The project is a collaboration between the Federation of Environmental Organisations (FEO) and the Department of Wildlife Conservation (DWC) to attempt a low-cost, non-mechanised, sustainable solution involving local people as workers. The science behind this rather painstaking approach is to selectively clear the alien invasives, clearing the way for native seedlings to regenerate with rain. While using a backhoe or bulldozer may expedite clearing, this would lead to the death of both invasives and natives in the same space. Experience shows that the aggressive nature of invasive species allows it to recolonise such a clearing much faster, throttling out the indigenous species. So often, strip clearing an area with invasives can actually lead to an even more aggressive regrowth.

Uda Walawe National Park is a case study of invasive mismanagement. Uda Walawe was previously chena  (shifting agriculture) land and scrub jungle that provided habitat to over 1000 elephants in the early 2000s. It became famous for elephant viewing in Sri Lanka.  Over the years, the scrub jungle became mature forests and Lantana, a thorny scrub which is not consumed by wild animals, covered its grasslands. Elephants seen in Uda Walawe today have poor body condition due to the lack of food in the Park. Repeated attempts to clear Lantana has only resulted in even more aggressive resurgence.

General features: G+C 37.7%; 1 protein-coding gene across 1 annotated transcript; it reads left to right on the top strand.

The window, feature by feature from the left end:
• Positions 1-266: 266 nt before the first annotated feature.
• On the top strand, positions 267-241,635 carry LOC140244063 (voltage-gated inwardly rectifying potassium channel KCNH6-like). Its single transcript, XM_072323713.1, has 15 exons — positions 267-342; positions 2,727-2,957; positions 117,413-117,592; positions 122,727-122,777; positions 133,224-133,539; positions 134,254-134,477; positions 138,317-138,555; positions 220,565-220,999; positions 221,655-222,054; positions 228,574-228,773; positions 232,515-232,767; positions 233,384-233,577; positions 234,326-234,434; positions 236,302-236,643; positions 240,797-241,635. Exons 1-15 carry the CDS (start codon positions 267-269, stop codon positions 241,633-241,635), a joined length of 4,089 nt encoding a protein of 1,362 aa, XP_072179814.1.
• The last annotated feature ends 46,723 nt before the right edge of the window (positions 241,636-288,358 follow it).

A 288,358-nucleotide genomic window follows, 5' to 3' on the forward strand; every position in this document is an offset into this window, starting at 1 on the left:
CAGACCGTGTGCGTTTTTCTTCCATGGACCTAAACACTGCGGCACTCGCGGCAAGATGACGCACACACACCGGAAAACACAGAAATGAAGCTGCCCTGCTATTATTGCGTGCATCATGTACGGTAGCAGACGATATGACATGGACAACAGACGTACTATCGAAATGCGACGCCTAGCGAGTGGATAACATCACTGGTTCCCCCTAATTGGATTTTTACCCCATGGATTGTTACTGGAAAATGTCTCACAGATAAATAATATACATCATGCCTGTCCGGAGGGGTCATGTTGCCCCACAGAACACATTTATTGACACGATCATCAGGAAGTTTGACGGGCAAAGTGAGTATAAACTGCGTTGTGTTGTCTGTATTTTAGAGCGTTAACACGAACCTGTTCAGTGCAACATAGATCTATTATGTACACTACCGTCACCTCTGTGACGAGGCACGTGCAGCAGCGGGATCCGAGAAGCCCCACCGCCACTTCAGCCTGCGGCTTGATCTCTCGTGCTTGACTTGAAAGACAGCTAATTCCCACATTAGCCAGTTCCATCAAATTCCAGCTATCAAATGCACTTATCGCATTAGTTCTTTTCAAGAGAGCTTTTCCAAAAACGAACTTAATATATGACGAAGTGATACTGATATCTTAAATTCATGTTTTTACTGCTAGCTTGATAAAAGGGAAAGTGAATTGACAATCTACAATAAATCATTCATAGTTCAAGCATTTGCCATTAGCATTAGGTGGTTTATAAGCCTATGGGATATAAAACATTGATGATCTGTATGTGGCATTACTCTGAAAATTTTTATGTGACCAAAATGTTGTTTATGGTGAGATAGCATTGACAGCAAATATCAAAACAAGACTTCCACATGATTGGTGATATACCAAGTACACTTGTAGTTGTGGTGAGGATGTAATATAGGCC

In a recent seminar on invasive species, Ranjan Marasinghe of the DWC said that almost all national parks have some form of invasive issue from Horton Plains at the roof of the country to Bundala at the dry south-eastern corner. The type of plants that have become invasive in different parks vary with climate, physical conditions and management efforts. For example, Minneriya and Kaudulla which are seasonally inundated and provide rich feeding grounds for elephants during drought are invaded by Agada, while Lantana camera is the invasive species mostly commonly found in parks with open scrubland- Lunugamvehera, Uda Walawe, Tabbowa etc. Prosophis juliflora or Kalapu Andara is a woody tree that has spread in the coastal plains and is fiercely invading Bundala, Tabbowa and the outskirts of Wilpattu, Yala etc.